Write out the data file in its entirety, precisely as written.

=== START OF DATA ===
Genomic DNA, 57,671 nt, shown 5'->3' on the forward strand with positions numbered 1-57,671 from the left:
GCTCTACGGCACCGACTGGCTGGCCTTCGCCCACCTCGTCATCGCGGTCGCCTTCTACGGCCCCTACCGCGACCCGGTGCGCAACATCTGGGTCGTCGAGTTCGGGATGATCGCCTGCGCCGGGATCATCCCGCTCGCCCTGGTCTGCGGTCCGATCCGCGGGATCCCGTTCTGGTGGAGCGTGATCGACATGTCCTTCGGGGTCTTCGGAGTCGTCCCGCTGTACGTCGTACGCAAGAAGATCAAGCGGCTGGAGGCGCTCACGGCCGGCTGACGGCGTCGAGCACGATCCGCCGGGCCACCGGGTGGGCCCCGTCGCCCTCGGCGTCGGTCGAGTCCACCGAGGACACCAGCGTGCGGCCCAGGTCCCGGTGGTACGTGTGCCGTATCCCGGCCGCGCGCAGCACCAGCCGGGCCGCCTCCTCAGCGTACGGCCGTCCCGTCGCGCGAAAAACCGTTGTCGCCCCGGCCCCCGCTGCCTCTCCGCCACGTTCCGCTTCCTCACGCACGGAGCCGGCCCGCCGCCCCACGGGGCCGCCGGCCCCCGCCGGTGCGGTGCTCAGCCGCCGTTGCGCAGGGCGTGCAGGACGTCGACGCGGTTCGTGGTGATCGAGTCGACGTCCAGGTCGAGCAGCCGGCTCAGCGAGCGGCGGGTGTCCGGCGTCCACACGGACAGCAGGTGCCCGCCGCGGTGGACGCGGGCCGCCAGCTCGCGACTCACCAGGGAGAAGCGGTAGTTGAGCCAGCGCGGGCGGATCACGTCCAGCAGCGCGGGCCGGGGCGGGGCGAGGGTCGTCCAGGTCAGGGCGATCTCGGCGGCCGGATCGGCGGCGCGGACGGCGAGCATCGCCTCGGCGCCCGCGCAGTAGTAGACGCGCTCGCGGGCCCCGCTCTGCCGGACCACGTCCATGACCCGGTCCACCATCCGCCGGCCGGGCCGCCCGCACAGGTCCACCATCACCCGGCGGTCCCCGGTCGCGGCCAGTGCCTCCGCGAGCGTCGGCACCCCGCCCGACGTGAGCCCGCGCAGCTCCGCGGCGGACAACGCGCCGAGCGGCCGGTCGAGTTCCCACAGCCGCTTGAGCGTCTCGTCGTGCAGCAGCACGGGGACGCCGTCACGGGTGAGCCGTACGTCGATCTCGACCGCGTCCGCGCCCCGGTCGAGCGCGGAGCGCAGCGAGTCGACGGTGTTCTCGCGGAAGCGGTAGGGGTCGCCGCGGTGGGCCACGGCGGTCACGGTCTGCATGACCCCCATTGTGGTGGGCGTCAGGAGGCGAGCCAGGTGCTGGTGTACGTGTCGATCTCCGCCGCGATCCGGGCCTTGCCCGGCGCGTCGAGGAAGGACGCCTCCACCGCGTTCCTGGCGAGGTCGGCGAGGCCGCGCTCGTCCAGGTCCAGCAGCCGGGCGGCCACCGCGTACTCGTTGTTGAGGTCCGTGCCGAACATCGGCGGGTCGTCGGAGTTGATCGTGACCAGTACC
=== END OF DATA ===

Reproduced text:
Genomic DNA, 57,671 nt, shown 5'->3' on the forward strand with positions numbered 1-57,671 from the left:
GCTCTACGGCACCGACTGGCTGGCCTTCGCCCACCTCGTCATCGCGGTCGCCTTCTACGGCCCCTACCGCGACCCGGTGCGCAACATCTGGGTCGTCGAGTTCGGGATGATCGCCTGCGCCGGGATCATCCCGCTCGCCCTGGTCTGCGGTCCGATCCGCGGGATCCCGTTCTGGTGGAGCGTGATCGACATGTCCTTCGGGGTCTTCGGAGTCGTCCCGCTGTACGTCGTACGCAAGAAGATCAAGCGGCTGGAGGCGCTCACGGCCGGCTGACGGCGTCGAGCACGATCCGCCGGGCCACCGGGTGGGCCCCGTCGCCCTCGGCGTCGGTCGAGTCCACCGAGGACACCAGCGTGCGGCCCAGGTCCCGGTGGTACGTGTGCCGTATCCCGGCCGCGCGCAGCACCAGCCGGGCCGCCTCCTCAGCGTACGGCCGTCCCGTCGCGCGAAAAACCGTTGTCGCCCCGGCCCCCGCTGCCTCTCCGCCACGTTCCGCTTCCTCACGCACGGAGCCGGCCCGCCGCCCCACGGGGCCGCCGGCCCCCGCCGGTGCGGTGCTCAGCCGCCGTTGCGCAGGGCGTGCAGGACGTCGACGCGGTTCGTGGTGATCGAGTCGACGTCCAGGTCGAGCAGCCGGCTCAGCGAGCGGCGGGTGTCCGGCGTCCACACGGACAGCAGGTGCCCGCCGCGGTGGACGCGGGCCGCCAGCTCGCGACTCACCAGGGAGAAGCGGTAGTTGAGCCAGCGCGGGCGGATCACGTCCAGCAGCGCGGGCCGGGGCGGGGCGAGGGTCGTCCAGGTCAGGGCGATCTCGGCGGCCGGATCGGCGGCGCGGACGGCGAGCATCGCCTCGGCGCCCGCGCAGTAGTAGACGCGCTCGCGGGCCCCGCTCTGCCGGACCACGTCCATGACCCGGTCCACCATCCGCCGGCCGGGCCGCCCGCACAGGTCCACCATCACCCGGCGGTCCCCGGTCGCGGCCAGTGCCTCCGCGAGCGTCGGCACCCCGCCCGACGTGAGCCCGCGCAGCTCCGCGGCGGACAACGCGCCGAGCGGCCGGTCGAGTTCCCACAGCCGCTTGAGCGTCTCGTCGTGCAGCAGCACGGGGACGCCGTCACGGGTGAGCCGTACGTCGATCTCGACCGCGTCCGCGCCCCGGTCGAGCGCGGAGCGCAGCGAGTCGACGGTGTTCTCGCGGAAGCGGTAGGGGTCGCCGCGGTGGGCCACGGCGGTCACGGTCTGCATGACCCCCATTGTGGTGGGCGTCAGGAGGCGAGCCAGGTGCTGGTGTACGTGTCGATCTCCGCCGCGATCCGGGCCTTGCCCGGCGCGTCGAGGAAGGACGCCTCCACCGCGTTCCTGGCGAGGTCGGCGAGGCCGCGCTCGTCCAGGTCCAGCAGCCGGGCGGCCACCGCGTACTCGTTGTTGAGGTCCGTGCCGAACATCGGCGGGTCGTCGGAGTTGATCGTGACCAGTACC